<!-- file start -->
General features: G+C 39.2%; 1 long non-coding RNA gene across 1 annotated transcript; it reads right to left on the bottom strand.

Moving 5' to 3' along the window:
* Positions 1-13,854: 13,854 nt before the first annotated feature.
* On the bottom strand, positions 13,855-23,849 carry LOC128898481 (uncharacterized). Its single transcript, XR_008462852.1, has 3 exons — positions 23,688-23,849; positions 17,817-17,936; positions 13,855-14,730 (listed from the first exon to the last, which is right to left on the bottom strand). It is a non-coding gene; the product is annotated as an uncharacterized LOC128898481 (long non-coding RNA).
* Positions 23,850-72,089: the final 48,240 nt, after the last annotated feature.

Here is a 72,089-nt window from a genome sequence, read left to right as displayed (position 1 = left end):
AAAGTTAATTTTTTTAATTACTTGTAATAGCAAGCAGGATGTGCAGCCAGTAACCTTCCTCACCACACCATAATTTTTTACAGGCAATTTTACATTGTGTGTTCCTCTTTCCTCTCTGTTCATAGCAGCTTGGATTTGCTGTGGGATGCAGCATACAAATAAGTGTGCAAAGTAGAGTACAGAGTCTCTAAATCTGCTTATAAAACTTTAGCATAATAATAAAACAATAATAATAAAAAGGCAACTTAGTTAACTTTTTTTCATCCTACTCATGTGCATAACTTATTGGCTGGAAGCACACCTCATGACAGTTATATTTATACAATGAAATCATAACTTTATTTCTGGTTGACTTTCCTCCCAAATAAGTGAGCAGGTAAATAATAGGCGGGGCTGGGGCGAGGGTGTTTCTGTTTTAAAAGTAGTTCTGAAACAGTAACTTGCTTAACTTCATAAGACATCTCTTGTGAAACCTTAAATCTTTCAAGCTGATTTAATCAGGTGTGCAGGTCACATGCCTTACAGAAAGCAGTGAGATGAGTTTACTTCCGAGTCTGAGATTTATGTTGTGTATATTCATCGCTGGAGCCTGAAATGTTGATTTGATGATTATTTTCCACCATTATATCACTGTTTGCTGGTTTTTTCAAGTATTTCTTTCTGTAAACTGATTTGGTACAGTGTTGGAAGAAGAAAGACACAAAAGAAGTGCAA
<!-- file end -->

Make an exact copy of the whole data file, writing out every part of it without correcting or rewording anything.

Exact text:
General features: G+C 39.2%; 1 long non-coding RNA gene across 1 annotated transcript; it reads right to left on the bottom strand.

Moving 5' to 3' along the window:
* Positions 1-13,854: 13,854 nt before the first annotated feature.
* On the bottom strand, positions 13,855-23,849 carry LOC128898481 (uncharacterized). Its single transcript, XR_008462852.1, has 3 exons — positions 23,688-23,849; positions 17,817-17,936; positions 13,855-14,730 (listed from the first exon to the last, which is right to left on the bottom strand). It is a non-coding gene; the product is annotated as an uncharacterized LOC128898481 (long non-coding RNA).
* Positions 23,850-72,089: the final 48,240 nt, after the last annotated feature.

Here is a 72,089-nt window from a genome sequence, read left to right as displayed (position 1 = left end):
AAAGTTAATTTTTTTAATTACTTGTAATAGCAAGCAGGATGTGCAGCCAGTAACCTTCCTCACCACACCATAATTTTTTACAGGCAATTTTACATTGTGTGTTCCTCTTTCCTCTCTGTTCATAGCAGCTTGGATTTGCTGTGGGATGCAGCATACAAATAAGTGTGCAAAGTAGAGTACAGAGTCTCTAAATCTGCTTATAAAACTTTAGCATAATAATAAAACAATAATAATAAAAAGGCAACTTAGTTAACTTTTTTTCATCCTACTCATGTGCATAACTTATTGGCTGGAAGCACACCTCATGACAGTTATATTTATACAATGAAATCATAACTTTATTTCTGGTTGACTTTCCTCCCAAATAAGTGAGCAGGTAAATAATAGGCGGGGCTGGGGCGAGGGTGTTTCTGTTTTAAAAGTAGTTCTGAAACAGTAACTTGCTTAACTTCATAAGACATCTCTTGTGAAACCTTAAATCTTTCAAGCTGATTTAATCAGGTGTGCAGGTCACATGCCTTACAGAAAGCAGTGAGATGAGTTTACTTCCGAGTCTGAGATTTATGTTGTGTATATTCATCGCTGGAGCCTGAAATGTTGATTTGATGATTATTTTCCACCATTATATCACTGTTTGCTGGTTTTTTCAAGTATTTCTTTCTGTAAACTGATTTGGTACAGTGTTGGAAGAAGAAAGACACAAAAGAAGTGCAA